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Turkmenistan's Ban On Abortion Paving The Way For Bribery


About 160,000 women aged 15-49 who would like to prevent or delay their pregnancy have no access to modern contraceptives, the United Nations says.

The number of abortions in Turkmenistan has not decreased despite a recently enforced ban, as many women now pay bribes to terminate their unwanted pregnancies, women and doctors say.

Just days after the authoritarian country’s new president -- Serdar Berdymukhammedov -- succeeded his father and took power in March, the government unveiled a law that effectively bans abortion after five weeks of pregnancy, except if it poses serious health risks to the mother or child.

The law -- which was originally adopted in 2015 but wasn't ever made public or enforced -- caught everyone by surprise, according to the Saglyk (Health) website run by Turkmen activists and medics abroad.

Women have been barred from the front seats of vehicles. Authorities have banned women from wearing heavy makeup and using eyelash extensions or fake nails. Breast implants and lip augmentation have also been banned.

The law shortens the period during which women are allowed to terminate an unwanted pregnancy without health reasons from 12 weeks to five weeks.

A Turkmen doctor who specializes in reproductive health issues slammed the law, saying most women don’t even know they’re pregnant in the first five weeks.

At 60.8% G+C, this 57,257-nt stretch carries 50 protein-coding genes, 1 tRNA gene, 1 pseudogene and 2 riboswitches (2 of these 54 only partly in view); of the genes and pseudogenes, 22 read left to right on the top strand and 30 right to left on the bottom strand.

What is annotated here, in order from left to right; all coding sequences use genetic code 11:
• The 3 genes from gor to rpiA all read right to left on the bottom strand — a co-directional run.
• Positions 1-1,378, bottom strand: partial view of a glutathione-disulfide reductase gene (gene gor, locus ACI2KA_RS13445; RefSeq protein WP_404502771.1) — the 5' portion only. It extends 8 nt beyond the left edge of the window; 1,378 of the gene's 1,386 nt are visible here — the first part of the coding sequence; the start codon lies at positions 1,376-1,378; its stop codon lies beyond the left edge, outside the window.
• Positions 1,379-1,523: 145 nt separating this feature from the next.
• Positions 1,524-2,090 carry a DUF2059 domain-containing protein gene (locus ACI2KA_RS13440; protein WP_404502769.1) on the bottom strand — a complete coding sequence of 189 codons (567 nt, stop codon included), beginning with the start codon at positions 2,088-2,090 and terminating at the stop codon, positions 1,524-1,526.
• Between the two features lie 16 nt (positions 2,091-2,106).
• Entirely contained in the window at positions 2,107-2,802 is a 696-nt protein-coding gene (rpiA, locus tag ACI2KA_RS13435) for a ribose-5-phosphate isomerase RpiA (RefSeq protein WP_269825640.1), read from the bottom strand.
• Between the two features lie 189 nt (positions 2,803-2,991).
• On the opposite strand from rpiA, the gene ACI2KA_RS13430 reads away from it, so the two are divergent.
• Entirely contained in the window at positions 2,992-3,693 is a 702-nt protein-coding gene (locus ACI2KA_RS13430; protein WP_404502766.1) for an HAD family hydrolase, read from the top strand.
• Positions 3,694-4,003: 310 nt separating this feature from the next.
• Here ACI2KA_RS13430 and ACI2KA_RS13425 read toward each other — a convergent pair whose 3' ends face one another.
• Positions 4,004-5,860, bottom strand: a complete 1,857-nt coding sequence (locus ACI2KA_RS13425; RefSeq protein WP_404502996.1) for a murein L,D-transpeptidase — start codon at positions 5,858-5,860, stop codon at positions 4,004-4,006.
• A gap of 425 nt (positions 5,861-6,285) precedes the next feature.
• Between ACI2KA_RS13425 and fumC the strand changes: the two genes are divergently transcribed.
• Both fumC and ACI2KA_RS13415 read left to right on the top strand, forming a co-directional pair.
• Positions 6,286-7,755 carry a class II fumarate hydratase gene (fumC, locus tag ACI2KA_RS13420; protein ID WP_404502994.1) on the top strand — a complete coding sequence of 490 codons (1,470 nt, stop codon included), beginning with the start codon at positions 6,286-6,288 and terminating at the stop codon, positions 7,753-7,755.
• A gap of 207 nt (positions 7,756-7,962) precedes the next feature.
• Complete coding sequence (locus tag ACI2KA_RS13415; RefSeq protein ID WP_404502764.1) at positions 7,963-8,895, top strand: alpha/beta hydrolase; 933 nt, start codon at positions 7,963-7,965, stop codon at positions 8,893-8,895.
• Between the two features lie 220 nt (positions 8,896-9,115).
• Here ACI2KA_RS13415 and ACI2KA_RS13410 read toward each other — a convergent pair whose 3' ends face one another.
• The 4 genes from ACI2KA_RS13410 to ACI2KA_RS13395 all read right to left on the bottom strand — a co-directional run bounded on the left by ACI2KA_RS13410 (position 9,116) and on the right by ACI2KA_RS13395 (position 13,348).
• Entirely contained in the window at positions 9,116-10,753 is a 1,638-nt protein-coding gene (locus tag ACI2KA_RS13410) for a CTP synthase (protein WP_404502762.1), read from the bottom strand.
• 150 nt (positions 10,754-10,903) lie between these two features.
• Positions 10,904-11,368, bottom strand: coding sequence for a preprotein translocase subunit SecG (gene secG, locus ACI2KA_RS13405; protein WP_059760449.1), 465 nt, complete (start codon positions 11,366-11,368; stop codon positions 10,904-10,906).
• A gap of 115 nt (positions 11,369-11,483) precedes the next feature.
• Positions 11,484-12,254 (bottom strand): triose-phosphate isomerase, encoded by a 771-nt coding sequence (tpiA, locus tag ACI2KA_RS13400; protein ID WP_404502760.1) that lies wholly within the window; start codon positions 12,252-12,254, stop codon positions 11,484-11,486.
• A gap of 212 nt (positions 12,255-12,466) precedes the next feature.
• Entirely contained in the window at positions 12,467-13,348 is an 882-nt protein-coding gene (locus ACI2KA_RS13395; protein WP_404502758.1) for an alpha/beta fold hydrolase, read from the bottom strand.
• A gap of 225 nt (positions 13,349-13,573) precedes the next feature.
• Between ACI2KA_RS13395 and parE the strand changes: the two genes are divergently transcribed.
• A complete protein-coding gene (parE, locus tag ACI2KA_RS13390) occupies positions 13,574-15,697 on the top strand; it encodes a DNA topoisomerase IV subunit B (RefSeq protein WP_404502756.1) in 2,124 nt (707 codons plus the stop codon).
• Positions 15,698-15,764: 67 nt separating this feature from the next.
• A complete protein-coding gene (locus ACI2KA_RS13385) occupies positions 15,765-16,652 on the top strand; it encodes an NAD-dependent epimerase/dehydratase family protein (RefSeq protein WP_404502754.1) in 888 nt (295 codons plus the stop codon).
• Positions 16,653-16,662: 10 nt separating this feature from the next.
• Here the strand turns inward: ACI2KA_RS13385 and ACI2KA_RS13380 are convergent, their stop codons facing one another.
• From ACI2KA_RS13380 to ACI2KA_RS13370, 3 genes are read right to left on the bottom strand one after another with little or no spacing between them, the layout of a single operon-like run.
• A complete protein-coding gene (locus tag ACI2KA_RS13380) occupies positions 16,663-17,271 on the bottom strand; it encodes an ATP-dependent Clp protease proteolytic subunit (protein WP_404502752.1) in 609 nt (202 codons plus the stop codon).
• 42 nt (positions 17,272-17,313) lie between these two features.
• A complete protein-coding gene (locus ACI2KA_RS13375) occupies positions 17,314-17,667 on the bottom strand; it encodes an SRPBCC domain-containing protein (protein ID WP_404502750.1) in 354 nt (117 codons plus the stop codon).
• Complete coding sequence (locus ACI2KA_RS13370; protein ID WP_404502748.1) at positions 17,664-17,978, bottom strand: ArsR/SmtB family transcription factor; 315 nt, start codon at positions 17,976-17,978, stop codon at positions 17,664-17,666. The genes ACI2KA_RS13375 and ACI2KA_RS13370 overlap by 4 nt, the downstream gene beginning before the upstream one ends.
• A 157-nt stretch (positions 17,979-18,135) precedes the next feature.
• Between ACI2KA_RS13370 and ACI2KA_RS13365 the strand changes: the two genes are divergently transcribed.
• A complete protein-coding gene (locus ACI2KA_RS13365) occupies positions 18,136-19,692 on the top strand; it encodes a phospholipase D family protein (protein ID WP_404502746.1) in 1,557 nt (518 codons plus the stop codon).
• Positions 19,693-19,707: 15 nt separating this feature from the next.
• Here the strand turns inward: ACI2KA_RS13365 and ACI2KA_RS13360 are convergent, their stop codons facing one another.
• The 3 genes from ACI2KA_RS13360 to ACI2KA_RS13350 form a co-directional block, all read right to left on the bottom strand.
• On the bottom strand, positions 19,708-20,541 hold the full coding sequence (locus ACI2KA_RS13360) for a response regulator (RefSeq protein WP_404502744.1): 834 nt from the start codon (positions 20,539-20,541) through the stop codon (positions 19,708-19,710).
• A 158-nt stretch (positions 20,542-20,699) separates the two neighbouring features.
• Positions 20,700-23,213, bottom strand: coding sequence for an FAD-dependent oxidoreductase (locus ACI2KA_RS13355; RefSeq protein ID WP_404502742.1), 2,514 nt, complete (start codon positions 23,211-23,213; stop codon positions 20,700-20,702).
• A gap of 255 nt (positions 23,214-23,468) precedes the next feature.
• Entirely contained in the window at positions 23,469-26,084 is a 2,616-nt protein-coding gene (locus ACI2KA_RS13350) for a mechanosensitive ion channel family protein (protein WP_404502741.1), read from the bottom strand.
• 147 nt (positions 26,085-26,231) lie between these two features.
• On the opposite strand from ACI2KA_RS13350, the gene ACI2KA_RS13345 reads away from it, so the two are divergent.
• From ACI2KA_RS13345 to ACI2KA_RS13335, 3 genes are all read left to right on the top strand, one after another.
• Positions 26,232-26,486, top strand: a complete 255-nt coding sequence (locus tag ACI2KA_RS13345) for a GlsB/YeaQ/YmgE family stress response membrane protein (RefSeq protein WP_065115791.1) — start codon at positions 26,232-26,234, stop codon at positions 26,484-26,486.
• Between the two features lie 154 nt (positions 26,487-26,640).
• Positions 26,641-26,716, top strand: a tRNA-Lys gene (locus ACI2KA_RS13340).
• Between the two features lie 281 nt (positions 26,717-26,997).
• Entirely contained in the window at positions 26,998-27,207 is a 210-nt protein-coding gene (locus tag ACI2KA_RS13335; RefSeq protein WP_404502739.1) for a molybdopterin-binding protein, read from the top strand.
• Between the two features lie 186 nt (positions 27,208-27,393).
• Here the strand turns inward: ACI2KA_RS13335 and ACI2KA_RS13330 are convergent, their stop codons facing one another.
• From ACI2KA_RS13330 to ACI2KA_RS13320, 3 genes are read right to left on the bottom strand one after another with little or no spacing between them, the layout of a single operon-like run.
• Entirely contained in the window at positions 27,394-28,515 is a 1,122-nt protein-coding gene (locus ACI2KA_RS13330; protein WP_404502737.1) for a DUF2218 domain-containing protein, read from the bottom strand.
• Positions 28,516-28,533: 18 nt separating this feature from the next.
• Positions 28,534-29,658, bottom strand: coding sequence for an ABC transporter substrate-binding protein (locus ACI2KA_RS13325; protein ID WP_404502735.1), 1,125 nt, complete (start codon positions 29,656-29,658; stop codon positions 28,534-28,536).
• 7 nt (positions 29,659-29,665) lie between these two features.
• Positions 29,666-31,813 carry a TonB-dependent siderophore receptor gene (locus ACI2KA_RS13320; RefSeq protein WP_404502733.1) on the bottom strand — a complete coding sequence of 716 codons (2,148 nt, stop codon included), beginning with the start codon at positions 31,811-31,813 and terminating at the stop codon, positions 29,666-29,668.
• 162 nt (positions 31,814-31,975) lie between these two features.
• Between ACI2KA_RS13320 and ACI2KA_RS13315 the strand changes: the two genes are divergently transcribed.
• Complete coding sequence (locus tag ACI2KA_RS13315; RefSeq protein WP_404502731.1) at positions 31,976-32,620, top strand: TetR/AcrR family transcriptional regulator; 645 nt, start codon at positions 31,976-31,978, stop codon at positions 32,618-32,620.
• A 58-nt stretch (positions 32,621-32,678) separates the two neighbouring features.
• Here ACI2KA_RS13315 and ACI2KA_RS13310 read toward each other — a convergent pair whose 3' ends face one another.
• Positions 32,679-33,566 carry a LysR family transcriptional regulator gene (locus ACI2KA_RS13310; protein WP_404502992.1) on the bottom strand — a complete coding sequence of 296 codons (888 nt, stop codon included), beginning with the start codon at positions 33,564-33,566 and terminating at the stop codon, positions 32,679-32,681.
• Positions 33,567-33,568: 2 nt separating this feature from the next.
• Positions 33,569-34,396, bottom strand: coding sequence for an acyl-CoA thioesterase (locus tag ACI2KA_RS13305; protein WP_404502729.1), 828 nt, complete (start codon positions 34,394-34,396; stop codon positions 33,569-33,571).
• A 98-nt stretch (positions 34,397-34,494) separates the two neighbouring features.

The law allows exemptions for certain health issues, but it stipulates that such an exemption can only be granted by a special medical commission after undergoing a number of medical tests, ultimately delaying abortion and increasing health risks for the mother.

Citing several patients and medical sources, RFE/RL correspondents in Turkmenistan say the ban has paved the way for more corruption in women’s clinics and hospitals.

The sources said women who want to end a pregnancy pay bribes to obstetricians, who falsely register the patient’s visit as a preventative checkup or consultation.

The patient officially pays a consultation fee and then “separately provides cash bribes for an abortion,” they added.

In Turkmenistan, where corruption is rife in almost all spheres, people say “every problem can be resolved with money,” a source said.

The amount of the bribe for an abortion ranges between $100 and $500 depending on how advanced the pregnancy is, medical sources in the city of Mary said, adding that it’s cheaper when the patient approaches a doctor in the early months.

It also varies in different cities and regions. At a women’s health center in Lebap Province, one source said patients pay up to $340 in bribes for an abortion in the later stages of pregnancy.

Limited Access To Contraceptives

The ban on abortion comes as a significant number of reproductive-age women in Turkmenistan don’t have access to contraceptives, according to the United Nations Population Fund (UNPFA), which aims to improve reproductive and maternal health worldwide.